IMG_4176 Hunting Island Lighthouse IMG_4179 Lighthouse 2 IMG_4184 Lighthouse 3 IMG_4189 Lighthouse4 IMG_4186 Oil can

Views from the top:

IMG_4191 View IMG_4193 View 2 IMG_4195 View 4

The Pharaohs in Alexandria built the first lighthouse in the world in 280 BC. It was in active use for 1,000 years (lit by a wood fire). The unlighted tower remained a day marker for another 500 years, then it was destroyed by an earthquake. You think carrying oil every day would be hard, just imagine lugging all that wood daily! The world’s oldest lighthouse was built in 400 AD, in Spain. Fire burned for 300 years. Today it uses an electrical light source. If you are a nut for lighthouses, I’d think these would be pretty special to see.

IMG_4208 first lighthouse IMG_4209 Oldest active lighthouse

Good by Hunting Island beach. The palm trees are suffering from waves removing the sand. In the second “view from the top” photo you can see the metal barrier they’ve set up to keep the sand in the area where we walked.

IMG_4223 Beach palms IMG_4227  Huntington Island beach

Off (westward again) to the Campgrounds. We’d met a couple at York Bailey Museum (Penn School) and they told us where they were staying so we wanted to check out that State Campground and see if they were home. They were and thus we enjoyed a lovely visit until it got late enough we had to leave to get to our home before dark.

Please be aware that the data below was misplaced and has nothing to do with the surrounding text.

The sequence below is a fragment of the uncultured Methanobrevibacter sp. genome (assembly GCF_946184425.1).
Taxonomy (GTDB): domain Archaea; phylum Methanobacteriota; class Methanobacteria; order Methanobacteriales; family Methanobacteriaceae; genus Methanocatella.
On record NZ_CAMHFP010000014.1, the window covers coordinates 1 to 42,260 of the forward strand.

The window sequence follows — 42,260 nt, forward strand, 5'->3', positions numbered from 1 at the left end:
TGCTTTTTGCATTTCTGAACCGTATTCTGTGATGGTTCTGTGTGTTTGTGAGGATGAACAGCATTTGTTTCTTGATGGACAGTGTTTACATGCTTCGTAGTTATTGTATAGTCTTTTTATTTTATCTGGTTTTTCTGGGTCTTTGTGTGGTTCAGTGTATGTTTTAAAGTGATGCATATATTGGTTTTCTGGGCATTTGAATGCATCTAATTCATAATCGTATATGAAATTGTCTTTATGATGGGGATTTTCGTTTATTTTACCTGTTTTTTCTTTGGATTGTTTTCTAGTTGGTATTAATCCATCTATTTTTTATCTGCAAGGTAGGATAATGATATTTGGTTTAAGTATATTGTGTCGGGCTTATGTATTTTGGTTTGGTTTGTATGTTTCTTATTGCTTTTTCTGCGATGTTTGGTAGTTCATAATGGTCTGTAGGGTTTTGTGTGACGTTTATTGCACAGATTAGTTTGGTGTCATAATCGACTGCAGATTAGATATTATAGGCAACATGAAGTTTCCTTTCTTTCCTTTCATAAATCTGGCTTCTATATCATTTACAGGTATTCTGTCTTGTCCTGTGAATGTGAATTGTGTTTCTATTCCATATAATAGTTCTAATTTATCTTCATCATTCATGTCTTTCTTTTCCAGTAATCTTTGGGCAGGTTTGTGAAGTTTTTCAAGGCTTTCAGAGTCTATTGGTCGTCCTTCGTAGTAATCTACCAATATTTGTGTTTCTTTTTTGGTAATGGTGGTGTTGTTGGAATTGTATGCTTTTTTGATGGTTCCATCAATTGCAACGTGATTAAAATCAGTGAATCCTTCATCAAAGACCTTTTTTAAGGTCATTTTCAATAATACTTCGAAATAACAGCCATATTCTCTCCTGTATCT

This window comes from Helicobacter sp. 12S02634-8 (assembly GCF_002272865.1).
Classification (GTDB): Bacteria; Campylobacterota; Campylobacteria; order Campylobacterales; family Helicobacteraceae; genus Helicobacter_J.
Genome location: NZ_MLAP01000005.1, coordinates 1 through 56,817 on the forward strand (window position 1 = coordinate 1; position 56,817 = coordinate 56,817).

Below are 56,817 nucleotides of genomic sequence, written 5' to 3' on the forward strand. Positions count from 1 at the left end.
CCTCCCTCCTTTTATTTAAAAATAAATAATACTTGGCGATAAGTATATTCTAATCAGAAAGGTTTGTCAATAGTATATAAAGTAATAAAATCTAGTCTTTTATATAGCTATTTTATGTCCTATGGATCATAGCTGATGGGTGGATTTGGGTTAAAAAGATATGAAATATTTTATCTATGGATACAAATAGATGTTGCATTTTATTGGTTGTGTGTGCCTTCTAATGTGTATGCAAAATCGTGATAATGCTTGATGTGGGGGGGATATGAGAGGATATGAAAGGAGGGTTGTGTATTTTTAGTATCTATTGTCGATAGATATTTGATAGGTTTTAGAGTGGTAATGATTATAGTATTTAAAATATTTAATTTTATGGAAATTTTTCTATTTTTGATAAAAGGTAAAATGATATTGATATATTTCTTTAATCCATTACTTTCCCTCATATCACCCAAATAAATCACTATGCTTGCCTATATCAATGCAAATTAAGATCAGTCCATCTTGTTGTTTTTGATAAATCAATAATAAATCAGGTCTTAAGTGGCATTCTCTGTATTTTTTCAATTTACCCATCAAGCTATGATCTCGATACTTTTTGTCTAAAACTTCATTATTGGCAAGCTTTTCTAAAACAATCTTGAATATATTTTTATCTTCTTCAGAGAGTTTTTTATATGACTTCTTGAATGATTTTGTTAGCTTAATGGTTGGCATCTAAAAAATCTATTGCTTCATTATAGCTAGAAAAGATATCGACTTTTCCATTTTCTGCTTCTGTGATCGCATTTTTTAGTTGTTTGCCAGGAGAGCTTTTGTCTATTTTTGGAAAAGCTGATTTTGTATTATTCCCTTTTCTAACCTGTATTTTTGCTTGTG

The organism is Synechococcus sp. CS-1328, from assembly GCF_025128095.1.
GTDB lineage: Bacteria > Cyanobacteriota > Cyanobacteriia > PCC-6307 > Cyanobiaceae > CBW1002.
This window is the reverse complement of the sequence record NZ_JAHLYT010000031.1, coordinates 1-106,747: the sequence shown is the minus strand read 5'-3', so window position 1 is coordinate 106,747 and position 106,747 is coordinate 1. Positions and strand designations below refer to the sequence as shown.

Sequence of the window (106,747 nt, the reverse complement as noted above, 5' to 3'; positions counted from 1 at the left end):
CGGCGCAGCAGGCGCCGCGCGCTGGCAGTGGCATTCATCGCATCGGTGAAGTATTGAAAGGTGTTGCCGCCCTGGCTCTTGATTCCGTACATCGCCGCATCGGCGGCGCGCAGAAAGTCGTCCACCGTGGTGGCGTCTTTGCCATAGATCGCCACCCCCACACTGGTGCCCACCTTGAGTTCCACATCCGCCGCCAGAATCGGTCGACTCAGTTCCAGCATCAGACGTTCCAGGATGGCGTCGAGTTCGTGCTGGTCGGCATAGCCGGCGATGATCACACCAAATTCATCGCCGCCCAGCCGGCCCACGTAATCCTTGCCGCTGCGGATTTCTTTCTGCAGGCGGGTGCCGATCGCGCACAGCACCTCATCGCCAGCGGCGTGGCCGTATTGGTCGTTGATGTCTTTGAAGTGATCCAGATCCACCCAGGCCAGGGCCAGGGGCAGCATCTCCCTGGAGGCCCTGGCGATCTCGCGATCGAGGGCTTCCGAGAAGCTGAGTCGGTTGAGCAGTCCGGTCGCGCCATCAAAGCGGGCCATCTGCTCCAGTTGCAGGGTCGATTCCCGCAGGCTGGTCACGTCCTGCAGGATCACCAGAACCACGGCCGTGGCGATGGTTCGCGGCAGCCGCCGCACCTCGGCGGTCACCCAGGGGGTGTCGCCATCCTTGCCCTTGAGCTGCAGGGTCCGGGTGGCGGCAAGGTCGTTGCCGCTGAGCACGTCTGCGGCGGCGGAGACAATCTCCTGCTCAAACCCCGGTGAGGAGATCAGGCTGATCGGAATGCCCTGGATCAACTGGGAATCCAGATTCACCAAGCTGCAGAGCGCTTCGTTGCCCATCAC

Another beautiful fun day. I’m worn out!

About Patricia Elser

I've always loved the loose, flowing, transparent look of watercolors, of Chinese paintings and their calligraphy, but alas, no watercolor classes were available when I was in school, so that interest remained buried until my children were grown. Even then, I was afraid that I couldn't really paint, so upon my sister's advice, I actually started to take classes. I signed up for every class available, determined to learn no matter how afraid I was. I came upon a teacher, Stan Miller, who inspired me, who opened the door to success in watercolor. I love to look at beautiful images. I want to capture them forever. All my life, photography was how I gathered images of the beauty I saw. Thanks to all that photography, I enjoy composing pictures, especially up close. Watercolors allow me to add more of me in their translation of that beauty. My paintings reflect my love for music and dance, with their rhythm and flow. I am fascinated by the play of light, so it appears in my pictures as drama for they are filled with darks and lights. Maybe it's the challenge, maybe it's the beauty, but now, when a work comes together, it fills my soul.